But why would it be the case that a Japanese porn star is worshipped and allowed to do business on the Chinese internet, while Chinese businesses and sex workers are routinely harassed and the porn industry on the whole is still heavily persecuted? Sola Aoi is a hyper-communicative and tri-lingual overseas sex bomb who represents the capitalist New World Dream. At the same time she is appreciated by her Chinese fans as an erotic ideal type who personifies female innocence and submission. She is the sexual liberator of the Chinese internet while catering to “male-stream” fantasies of conquest, paternal care, and even, brutalization. As a porn actress she represents meekness, yet her determination to dominate the China market has made her powerful, and her sexual commodity fantasies have destabilized the routines of Internet censorship and crackdowns.
While Sola Aio has managed to establish herself in China in a very adroit manner, most sex activists and political dissidents can only occasionally undress or “go naked” to signify a personal erotic outburst, or foster collective statements against government enforced abstinence. Ai Wei Wei, one of China’s most influential artists and social commentators ocassionally uses this approach in an expression of humor, strength and determination. In one of his most famous photographs, he jumps up naked while holding a stuffed animal, the “grass mud horse” (named after a swearword cao ni ma or go f*** your mother), in front of his genitals. This animal figure is a symbol for anti-censorship forces which became famous during the protests against the proposed 2009 government policy to have the Greendam Youth Escort Filtering Software (anti-pornography filters) installed on all computers sold in the PRC. The grass mud horse then became a more wide-spread strategic icon of satire and dissent, as it was openly used by thousands of activists and artists interested in supporting pro-democracy movements.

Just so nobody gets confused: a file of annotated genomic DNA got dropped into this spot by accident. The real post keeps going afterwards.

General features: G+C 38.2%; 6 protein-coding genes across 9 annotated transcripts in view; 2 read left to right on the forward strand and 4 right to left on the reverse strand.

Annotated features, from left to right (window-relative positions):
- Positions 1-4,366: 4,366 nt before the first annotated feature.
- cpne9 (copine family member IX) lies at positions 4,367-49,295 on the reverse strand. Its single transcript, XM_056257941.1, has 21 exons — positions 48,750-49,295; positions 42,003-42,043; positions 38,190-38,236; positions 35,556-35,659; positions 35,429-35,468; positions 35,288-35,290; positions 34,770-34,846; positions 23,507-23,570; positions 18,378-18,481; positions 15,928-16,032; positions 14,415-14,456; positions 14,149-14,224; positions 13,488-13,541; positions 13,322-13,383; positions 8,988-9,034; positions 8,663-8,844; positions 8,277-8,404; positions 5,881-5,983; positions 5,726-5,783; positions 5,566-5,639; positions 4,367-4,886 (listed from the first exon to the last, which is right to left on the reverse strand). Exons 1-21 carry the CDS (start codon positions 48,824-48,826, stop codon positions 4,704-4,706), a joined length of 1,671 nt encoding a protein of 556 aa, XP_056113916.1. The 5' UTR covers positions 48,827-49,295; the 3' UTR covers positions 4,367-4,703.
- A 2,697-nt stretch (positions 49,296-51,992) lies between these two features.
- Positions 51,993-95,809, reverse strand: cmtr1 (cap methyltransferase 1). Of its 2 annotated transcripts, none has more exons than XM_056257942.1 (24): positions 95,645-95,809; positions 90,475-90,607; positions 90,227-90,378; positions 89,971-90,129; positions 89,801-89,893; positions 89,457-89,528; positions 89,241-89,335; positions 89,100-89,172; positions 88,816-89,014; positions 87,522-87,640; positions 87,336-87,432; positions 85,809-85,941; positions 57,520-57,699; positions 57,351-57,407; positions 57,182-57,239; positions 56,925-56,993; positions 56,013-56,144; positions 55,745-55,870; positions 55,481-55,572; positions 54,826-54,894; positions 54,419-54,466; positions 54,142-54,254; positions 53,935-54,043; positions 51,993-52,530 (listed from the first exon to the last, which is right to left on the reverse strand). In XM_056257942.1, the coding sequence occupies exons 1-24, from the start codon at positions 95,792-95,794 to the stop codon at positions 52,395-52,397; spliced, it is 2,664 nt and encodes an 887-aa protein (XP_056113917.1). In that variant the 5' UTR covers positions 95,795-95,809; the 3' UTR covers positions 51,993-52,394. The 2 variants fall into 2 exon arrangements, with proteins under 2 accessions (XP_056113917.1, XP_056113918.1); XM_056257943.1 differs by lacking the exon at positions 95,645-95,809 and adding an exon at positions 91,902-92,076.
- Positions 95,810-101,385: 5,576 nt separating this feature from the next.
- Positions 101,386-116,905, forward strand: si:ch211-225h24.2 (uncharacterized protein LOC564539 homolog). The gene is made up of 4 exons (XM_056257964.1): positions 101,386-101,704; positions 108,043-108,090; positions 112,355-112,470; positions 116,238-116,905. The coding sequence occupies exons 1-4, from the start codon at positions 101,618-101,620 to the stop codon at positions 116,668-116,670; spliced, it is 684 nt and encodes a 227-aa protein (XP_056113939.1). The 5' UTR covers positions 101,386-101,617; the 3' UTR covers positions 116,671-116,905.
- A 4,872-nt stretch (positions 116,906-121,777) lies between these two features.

Ai Weiwei photographs himself nude with only a ‘Grass Mud Horse’ hiding his modesty
One of the official government directives against Ai after his detainment in April 2010 accused him of being an “inferior artist” who spread “pornographic content.”[ii] He was detained at Beijing airport in April 2011 and then was held incommunicado for several months, with his whereabouts unknown even to his wife and family. He was released in June 2011 and is now under house arrest with his freedom of expression still severely limited. He was then charged for tax evasion and directed by government to immediately pay a tax bill of 15 million Renminbi (around US $ 2.6 million). As it turned out, more than half of this amount was raised by pro-Ai netizens, who have been sending donations in micro-installments. Rumors say that people even traveled to Ai’s art compound in Beijing in order to throw money over its walls.